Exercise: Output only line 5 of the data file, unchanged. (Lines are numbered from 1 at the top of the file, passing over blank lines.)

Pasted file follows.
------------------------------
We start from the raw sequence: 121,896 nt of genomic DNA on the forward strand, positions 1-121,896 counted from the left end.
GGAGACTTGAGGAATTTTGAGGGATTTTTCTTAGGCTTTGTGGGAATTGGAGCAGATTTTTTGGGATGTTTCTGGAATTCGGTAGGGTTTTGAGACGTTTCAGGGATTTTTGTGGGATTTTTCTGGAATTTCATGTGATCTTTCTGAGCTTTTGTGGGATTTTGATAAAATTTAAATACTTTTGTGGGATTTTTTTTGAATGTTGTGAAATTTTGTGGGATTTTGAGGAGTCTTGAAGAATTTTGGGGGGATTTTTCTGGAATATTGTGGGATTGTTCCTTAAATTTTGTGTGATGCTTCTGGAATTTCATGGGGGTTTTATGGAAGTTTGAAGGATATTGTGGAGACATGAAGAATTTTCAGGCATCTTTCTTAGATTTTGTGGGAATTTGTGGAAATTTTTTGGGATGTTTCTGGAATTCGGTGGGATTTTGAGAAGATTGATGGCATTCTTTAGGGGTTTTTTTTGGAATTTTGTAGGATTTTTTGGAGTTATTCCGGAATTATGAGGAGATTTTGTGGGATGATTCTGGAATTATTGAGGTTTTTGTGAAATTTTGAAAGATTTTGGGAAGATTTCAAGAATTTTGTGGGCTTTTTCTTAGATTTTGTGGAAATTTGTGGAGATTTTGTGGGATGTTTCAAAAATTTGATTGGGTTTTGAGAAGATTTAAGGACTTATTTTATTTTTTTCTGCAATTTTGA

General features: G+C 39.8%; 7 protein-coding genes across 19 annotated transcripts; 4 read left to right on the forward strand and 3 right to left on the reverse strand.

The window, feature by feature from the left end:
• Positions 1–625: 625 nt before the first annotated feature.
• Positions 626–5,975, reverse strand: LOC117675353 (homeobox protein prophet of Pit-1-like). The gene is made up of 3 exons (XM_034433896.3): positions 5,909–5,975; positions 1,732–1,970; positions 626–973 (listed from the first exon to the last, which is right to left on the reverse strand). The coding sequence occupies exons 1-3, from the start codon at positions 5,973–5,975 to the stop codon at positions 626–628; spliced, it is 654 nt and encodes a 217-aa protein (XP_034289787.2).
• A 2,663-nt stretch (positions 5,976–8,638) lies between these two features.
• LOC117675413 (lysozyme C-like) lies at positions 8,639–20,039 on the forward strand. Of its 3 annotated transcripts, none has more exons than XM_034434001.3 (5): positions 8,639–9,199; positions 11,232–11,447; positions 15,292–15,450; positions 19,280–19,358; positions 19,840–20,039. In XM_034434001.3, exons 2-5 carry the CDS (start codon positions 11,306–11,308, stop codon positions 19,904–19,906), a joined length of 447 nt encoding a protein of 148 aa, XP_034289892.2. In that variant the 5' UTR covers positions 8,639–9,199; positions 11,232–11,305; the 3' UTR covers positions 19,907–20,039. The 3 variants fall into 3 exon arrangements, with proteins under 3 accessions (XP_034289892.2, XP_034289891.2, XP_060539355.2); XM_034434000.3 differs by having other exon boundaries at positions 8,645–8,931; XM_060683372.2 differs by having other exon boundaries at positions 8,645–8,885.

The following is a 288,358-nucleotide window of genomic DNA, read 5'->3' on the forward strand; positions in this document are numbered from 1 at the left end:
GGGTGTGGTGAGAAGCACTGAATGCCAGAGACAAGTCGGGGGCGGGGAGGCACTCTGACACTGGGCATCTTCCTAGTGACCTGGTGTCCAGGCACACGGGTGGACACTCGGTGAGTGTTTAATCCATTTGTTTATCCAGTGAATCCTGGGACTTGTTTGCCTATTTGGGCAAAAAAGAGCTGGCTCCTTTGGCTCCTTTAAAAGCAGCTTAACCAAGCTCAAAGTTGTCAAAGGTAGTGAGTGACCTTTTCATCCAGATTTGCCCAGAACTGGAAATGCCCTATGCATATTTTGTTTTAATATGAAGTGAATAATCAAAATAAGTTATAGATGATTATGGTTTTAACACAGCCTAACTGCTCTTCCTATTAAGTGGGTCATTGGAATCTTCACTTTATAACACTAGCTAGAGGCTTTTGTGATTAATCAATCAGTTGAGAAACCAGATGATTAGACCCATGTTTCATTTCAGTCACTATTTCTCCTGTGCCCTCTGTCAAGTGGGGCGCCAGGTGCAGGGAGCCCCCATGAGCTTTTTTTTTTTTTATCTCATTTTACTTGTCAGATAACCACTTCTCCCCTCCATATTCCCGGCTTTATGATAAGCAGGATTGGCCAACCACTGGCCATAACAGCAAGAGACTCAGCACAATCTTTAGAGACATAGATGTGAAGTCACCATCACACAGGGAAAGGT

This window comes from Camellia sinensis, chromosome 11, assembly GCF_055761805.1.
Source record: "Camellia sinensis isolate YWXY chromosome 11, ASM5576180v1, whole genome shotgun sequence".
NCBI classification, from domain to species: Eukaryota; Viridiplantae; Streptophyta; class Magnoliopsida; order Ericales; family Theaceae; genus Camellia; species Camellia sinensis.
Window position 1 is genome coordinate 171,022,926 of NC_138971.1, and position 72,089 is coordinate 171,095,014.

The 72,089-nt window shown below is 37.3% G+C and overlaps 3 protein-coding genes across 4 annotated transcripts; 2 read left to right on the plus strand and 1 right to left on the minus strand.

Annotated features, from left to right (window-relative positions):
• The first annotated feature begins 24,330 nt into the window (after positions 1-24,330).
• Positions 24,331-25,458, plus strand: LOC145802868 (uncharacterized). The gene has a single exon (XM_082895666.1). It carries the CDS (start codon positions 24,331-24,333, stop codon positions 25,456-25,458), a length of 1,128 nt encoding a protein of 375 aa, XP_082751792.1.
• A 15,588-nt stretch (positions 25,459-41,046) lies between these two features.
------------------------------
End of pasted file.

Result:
• Positions 1–625: 625 nt before the first annotated feature.